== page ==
Miscellaneous

Beyond “Productivity”

I am at the age when self-help books and motivational videos are the most appealing. Although I am content with where I am now, I know that someday I will need a “real” job. I will need to have employable skills. Knowing the minute details of late medieval French history is not exactly employable outside of academia. And I am perfectly aware that I probably will not get a tenure track position once I finish my dissertation. Self-help is currently teaching me how to accept failure and to better resolve conflicts in my personal and work life.

There is, however, a negative side to the self-help industry. First, the obvious. The time spent consuming motivational content could be better spent learning a new skill or developing a side-hustle. For self-help authors, “motivation” and “productivity” are products to sell. They make a living from presenting their ideal selves to the world. A full-time motivational YouTuber is literally doing her job when she shares her morning routine whereas your morning routine will not earn you a single penny.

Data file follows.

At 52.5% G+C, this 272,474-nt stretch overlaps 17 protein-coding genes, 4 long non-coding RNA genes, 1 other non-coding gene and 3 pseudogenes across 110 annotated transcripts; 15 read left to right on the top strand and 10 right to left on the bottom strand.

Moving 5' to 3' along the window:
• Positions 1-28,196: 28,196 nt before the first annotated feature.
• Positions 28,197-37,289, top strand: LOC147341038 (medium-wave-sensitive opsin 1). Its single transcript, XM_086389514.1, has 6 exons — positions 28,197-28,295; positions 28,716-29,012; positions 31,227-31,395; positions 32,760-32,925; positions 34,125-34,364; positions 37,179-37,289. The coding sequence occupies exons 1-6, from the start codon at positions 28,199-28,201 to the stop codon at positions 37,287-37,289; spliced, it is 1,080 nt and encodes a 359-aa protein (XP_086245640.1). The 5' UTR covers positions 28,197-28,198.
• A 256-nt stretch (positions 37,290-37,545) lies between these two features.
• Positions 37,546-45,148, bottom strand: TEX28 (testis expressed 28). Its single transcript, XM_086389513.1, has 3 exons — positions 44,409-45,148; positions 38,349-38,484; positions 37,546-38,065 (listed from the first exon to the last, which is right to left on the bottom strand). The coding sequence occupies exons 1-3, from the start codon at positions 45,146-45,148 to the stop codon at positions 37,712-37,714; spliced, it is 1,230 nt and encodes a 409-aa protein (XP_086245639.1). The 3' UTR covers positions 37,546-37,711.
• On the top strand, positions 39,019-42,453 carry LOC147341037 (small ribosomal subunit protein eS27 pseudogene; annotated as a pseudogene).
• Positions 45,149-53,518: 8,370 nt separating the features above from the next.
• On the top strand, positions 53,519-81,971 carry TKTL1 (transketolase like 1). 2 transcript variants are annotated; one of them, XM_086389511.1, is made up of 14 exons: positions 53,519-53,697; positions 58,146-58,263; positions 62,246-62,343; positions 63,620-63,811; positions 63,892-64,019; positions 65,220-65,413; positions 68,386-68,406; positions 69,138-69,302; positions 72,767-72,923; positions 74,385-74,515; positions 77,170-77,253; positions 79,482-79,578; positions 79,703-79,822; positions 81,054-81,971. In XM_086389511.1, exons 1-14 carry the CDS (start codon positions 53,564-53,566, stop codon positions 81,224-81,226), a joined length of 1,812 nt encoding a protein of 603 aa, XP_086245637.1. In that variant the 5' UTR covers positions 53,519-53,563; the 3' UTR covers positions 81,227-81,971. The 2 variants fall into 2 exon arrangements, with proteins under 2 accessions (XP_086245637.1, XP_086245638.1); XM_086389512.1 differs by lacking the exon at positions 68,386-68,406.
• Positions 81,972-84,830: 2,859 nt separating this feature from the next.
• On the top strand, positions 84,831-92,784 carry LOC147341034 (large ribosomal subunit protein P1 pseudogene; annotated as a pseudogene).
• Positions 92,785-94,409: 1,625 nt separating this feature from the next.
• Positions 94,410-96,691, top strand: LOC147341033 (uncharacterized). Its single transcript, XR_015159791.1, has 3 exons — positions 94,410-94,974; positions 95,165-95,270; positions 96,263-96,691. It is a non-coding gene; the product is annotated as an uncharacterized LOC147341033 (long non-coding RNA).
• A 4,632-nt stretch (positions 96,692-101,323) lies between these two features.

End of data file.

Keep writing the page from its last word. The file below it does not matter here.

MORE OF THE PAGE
But the aspect of self-help that I find the least helpful is the obsession with “productivity”. When I think of productivity, I think of a factory churning out as much product as possible at the lowest price possible. I am turned off by its capitalist connotation. A productive writer, publishes a book a year regardless of quality because nothing matters more than the bottom line for the author and short-term gratification for the reader. I recoil at the term “productivity” because I don’t want to be a cog in a machine.